Thursday, May 19, 2011

Revisiting Thoughts on the Future of Israel

Sorry for the partial rerun here.  On February 3, I wrote this:


Not Too Early to Ask – How Do You Feel About Israel? Are You Willing to Go to War for It? Egypt. Jordan’s unstable. Yemen is about to go and is a snakepit of al Qaeda conspiracy. The Muslim Brotherhood is on record for Israel’s destruction and jihad against the U.S. We know about Iran. When we leave Iraq, Afghanistan . . . . If those governments become radicalized, how long will Saudi Arabia be able to hold out?

Israel has been a critical U.S. ally for decades. Such a critical ally, that some say it has had an influence on U.S. policy that is disproportionate to its importance. At least until recently, we have been pledged to its survival.

Israel has military expertise, but take a look at the real estate involved
But folks, it is not too early to say that the noose is tightening. It is not too early to imagine Israel with not one single surrounding country with which it is reliably at peace.  

I don’t need to remind you that Iran will soon be nuclear, and Pakistan already is.

And the Islamists -- and, I very strongly suspect, some percentage of Muslims who in other respects would call themselves moderate -- hate Israel and desire its destruction not because it is imperialist, not because it threatens Islam, not because its treatment of Palestinians, but because it is not Islam. And because its founding was midwifed by the victorious WW II allies and placed in their midst. I am not here to debate whether the creation of Israel in 1948 was a good idea or whether Arab perceptions are accurate. I am here to say that diplomacy is not going to change the growing Muslim fundamentalism that holds that Israel must go. I read today that the Egyptian Muslim Brotherhood has repudiated the Camp David accords.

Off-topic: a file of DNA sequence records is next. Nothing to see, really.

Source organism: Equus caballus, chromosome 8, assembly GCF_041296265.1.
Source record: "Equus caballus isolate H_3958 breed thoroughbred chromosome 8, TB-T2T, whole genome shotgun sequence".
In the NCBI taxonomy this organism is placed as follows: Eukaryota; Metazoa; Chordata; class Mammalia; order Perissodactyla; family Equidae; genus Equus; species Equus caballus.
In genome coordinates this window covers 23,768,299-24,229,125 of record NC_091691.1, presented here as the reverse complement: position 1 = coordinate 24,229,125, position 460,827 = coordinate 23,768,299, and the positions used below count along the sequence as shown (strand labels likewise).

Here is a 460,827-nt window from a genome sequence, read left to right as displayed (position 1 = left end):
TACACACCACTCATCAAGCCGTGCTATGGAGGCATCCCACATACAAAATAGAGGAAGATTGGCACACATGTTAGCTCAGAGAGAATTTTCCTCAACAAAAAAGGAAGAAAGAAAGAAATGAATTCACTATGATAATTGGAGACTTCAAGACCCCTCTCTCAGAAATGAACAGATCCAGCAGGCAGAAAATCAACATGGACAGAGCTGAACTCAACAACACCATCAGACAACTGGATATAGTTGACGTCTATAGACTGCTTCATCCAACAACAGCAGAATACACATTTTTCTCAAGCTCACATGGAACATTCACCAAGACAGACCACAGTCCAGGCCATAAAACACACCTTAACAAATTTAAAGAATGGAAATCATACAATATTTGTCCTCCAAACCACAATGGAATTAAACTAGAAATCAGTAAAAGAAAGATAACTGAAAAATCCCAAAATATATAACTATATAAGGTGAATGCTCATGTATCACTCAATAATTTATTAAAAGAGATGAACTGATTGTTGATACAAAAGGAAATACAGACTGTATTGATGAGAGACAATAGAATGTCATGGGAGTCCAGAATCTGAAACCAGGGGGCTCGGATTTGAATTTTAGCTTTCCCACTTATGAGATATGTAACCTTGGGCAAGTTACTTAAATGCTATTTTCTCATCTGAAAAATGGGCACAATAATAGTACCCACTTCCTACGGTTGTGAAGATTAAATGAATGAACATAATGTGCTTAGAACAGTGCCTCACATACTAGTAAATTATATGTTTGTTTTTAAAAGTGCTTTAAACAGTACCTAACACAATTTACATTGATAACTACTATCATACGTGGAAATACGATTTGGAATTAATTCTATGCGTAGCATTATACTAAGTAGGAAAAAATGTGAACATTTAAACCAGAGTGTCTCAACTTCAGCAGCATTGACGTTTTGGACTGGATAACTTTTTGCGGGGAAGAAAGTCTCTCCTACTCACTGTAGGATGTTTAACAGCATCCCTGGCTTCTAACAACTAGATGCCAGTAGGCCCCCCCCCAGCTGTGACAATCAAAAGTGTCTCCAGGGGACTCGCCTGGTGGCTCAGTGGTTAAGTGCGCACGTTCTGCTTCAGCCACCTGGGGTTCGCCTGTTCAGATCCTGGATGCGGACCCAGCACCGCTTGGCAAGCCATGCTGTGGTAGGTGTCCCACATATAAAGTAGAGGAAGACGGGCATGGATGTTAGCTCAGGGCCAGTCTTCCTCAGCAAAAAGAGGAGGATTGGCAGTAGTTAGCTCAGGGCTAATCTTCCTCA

So when the missiles begin to fall – not next year, maybe not for the next five years, but maybe a decade from now, how will the U.S. respond?

Which begs the critical long-term question, really the only important question that is going to come out of this, the question for our grandsons: If the Middle East as a whole decides for Islamist primitivism, and makes Israel its first target, will the U.S. risk a world war with Islam – that is what it would be – to come to Israel’s defense?


President Obama today gave a strongly pro-Palestinian address and called for Israel to return to its 1967 borders.   It's an extraordinary position for an American politician to take, but it is utterly unsurprising that this president took it.

Sooner or later, what is happening in this "Arab Spring" is going to be more about Israel's survival, and less about anti-Western terror.  Looks like it is going to be sooner.

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